FORT WORTH, Texas (AP) _ The suspect in what authorities say is one of the most inhumane crimes they have ever seen was a Girl Scout who cared for babies at her church and took nursing classes in college, her family says.
But authorities say Chante J. Mallard's relatives don't truly know the woman, charged with murder after a homeless man she hit died in her garage, his body lodged in her car's windshield.
After some of her family testified at a bond hearing Friday, state District Judge James R. Wilson raised Mallard' bond to $250,000. He said if Mallard posts bail, she must be under house arrest, wear an electronic monitor, continue counseling, avoid alcohol and undergo drug testing.
Wilson also imposed a gag order in the case.
Mallard, who had been released on $10,000 bail after her arrest Wednesday, cried in the courtroom and was taken into custody after the hearing Friday. She remained in the Tarrant County Jail early Saturday.
Prosecutors had said the previous bond was too low.
``It is no secret that the community is outraged by the offense of the defendant ... and I'd remind the court this is a murder charge,'' said Richard Alpert, a Tarrant County assistant district attorney.
Mallard, 25, told police she struck a man along a Fort Worth highway near her house one night in October, then drove home with his head lodged in the broken windshield, according to an affidavit.
She ignored his cries for help as he bled to death over the next two days in her garage, police said. Her friends then dumped the stranger's body in a park, authorities said.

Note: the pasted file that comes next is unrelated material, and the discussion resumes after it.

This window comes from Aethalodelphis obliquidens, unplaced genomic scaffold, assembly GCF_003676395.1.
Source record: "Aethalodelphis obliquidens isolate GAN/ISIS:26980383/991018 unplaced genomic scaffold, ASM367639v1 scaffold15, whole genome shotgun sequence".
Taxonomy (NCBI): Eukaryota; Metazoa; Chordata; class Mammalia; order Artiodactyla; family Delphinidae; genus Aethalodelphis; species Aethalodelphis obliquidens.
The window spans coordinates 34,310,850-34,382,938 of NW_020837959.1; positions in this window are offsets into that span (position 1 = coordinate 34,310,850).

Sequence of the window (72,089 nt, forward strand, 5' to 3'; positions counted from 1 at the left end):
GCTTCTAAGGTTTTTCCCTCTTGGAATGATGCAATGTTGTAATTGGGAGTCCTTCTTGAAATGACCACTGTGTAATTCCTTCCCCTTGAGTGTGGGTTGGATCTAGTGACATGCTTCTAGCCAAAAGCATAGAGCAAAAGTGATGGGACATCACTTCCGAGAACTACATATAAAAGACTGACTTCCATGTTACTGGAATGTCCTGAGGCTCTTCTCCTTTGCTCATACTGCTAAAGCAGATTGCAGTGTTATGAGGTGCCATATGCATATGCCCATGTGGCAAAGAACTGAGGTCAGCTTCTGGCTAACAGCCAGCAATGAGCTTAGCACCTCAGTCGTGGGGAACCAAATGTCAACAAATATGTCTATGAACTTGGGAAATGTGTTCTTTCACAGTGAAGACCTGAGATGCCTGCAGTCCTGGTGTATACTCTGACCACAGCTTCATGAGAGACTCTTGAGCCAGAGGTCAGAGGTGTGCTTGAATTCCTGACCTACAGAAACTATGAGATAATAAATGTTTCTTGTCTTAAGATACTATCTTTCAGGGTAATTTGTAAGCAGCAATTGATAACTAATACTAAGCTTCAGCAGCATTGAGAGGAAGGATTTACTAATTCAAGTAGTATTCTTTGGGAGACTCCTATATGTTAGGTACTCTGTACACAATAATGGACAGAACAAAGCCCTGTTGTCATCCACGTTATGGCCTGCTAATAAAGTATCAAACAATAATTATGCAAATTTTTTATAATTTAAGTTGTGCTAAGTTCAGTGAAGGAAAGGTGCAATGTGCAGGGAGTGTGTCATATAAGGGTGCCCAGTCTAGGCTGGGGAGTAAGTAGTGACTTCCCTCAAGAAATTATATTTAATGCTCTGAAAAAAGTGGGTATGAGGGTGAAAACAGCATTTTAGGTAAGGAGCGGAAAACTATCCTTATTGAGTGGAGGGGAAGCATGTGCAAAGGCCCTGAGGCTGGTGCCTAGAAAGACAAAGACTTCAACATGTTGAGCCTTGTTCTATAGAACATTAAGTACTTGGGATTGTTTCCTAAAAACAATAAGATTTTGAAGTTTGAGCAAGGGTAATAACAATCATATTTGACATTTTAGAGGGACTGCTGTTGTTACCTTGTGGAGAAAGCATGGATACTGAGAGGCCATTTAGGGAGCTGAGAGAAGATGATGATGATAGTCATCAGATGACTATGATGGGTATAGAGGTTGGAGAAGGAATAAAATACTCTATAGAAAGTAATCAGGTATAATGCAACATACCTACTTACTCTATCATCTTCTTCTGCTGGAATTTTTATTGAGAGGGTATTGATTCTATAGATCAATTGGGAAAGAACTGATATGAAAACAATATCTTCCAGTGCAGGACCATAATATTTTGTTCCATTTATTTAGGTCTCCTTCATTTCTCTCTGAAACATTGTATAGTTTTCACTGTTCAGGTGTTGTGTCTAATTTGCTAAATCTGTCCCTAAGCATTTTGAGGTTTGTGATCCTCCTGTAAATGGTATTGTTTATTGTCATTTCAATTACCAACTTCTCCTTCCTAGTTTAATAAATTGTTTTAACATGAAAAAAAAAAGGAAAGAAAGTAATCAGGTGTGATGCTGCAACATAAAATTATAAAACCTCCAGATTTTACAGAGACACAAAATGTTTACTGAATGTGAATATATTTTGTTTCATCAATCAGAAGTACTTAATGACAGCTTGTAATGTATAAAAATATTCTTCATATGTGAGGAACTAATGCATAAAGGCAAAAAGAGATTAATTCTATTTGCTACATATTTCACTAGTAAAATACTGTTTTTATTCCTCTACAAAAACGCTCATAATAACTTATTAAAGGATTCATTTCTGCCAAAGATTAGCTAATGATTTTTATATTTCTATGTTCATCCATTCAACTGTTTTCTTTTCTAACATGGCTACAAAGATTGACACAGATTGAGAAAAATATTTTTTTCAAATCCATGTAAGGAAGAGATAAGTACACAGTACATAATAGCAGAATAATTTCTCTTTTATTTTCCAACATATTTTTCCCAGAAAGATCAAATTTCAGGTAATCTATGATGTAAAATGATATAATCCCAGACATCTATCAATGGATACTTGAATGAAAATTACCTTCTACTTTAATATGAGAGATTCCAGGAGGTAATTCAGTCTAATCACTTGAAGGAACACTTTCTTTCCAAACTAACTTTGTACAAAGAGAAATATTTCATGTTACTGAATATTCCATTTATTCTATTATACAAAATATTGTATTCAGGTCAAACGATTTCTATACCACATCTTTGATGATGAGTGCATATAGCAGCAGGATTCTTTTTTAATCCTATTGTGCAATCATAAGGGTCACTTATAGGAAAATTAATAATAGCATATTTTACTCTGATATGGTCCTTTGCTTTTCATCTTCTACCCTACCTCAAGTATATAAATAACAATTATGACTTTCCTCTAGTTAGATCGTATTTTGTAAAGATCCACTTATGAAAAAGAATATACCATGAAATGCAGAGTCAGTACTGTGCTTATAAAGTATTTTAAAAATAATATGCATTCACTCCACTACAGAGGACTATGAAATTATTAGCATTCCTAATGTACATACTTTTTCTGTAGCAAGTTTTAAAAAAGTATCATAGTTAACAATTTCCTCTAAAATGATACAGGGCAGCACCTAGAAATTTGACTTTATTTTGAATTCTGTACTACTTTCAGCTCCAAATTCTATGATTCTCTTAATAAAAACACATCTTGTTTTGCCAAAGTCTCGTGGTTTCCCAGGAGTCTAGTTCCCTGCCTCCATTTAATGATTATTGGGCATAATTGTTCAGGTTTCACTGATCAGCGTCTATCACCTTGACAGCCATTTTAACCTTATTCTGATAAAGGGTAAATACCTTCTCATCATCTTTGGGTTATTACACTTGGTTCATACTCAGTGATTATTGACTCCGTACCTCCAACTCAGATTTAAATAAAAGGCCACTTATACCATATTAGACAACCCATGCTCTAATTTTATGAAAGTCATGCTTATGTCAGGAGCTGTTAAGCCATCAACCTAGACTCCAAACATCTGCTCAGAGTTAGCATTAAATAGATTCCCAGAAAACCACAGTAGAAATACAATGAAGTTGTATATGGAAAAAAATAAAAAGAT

Mallard faces up to life in prison if convicted. Police say they expect more arrests in the case.
Gregory Glenn Biggs' body was found Oct. 27. Authorities suspected he had been hit by a car, but they had no leads until a tipster came forward last week. Mallard allegedly told the tipster that she had been drinking and using drugs that night.
Authorities say Biggs, 37, would have lived if he had received medical attention. His legs were broken and he suffered cuts, but he had no internal injuries, according to the medical examiner's office.
Mike Heiskell, Mallard's attorney, asked the judge Friday to set the bond based on the case, not community outrage. He said previous bond was set by a ``neutral and detached'' magistrate.
He called on Mallard's parents and one of her older brothers, a Fort Worth Fire Department lieutenant, to testify that she would not be a flight risk.
James E. Mallard Sr. cried on the stand, saying the family was hardworking, close-knit and attended church together. He said his daughter has been staying with him and his wife, Dorothy, since the arrest.
``We want to keep her there with us,'' he said.
But when questioned by prosecutors, Chante Mallard's relatives acknowledged they did not know her boyfriend or her friends and had not been to her house in months.
Her relatives also said they did not know exactly where Mallard worked and when, and why she had at least three jobs in three years.
``It's evident her family cares about her, but they don't know her,'' Alpert told the judge.